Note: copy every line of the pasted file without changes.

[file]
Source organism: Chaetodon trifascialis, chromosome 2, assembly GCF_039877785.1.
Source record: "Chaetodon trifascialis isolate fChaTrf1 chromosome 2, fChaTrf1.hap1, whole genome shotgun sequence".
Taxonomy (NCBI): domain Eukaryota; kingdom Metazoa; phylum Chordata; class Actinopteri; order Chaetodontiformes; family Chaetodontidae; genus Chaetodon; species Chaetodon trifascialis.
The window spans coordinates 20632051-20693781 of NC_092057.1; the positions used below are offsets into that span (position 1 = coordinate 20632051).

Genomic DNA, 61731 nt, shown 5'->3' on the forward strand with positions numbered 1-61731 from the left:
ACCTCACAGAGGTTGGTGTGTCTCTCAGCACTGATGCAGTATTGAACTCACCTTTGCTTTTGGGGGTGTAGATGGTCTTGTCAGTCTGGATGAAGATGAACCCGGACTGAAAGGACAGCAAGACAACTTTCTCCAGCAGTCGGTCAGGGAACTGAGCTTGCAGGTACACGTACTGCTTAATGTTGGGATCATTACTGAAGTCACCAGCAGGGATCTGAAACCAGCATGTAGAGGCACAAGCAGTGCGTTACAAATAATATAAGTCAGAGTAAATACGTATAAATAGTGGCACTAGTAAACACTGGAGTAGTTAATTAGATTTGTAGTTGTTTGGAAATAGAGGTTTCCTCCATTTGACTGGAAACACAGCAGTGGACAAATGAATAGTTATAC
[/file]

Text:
Source organism: Chaetodon trifascialis, chromosome 2, assembly GCF_039877785.1.
Source record: "Chaetodon trifascialis isolate fChaTrf1 chromosome 2, fChaTrf1.hap1, whole genome shotgun sequence".
Taxonomy (NCBI): domain Eukaryota; kingdom Metazoa; phylum Chordata; class Actinopteri; order Chaetodontiformes; family Chaetodontidae; genus Chaetodon; species Chaetodon trifascialis.
The window spans coordinates 20632051-20693781 of NC_092057.1; the positions used below are offsets into that span (position 1 = coordinate 20632051).

Genomic DNA, 61731 nt, shown 5'->3' on the forward strand with positions numbered 1-61731 from the left:
ACCTCACAGAGGTTGGTGTGTCTCTCAGCACTGATGCAGTATTGAACTCACCTTTGCTTTTGGGGGTGTAGATGGTCTTGTCAGTCTGGATGAAGATGAACCCGGACTGAAAGGACAGCAAGACAACTTTCTCCAGCAGTCGGTCAGGGAACTGAGCTTGCAGGTACACGTACTGCTTAATGTTGGGATCATTACTGAAGTCACCAGCAGGGATCTGAAACCAGCATGTAGAGGCACAAGCAGTGCGTTACAAATAATATAAGTCAGAGTAAATACGTATAAATAGTGGCACTAGTAAACACTGGAGTAGTTAATTAGATTTGTAGTTGTTTGGAAATAGAGGTTTCCTCCATTTGACTGGAAACACAGCAGTGGACAAATGAATAGTTATAC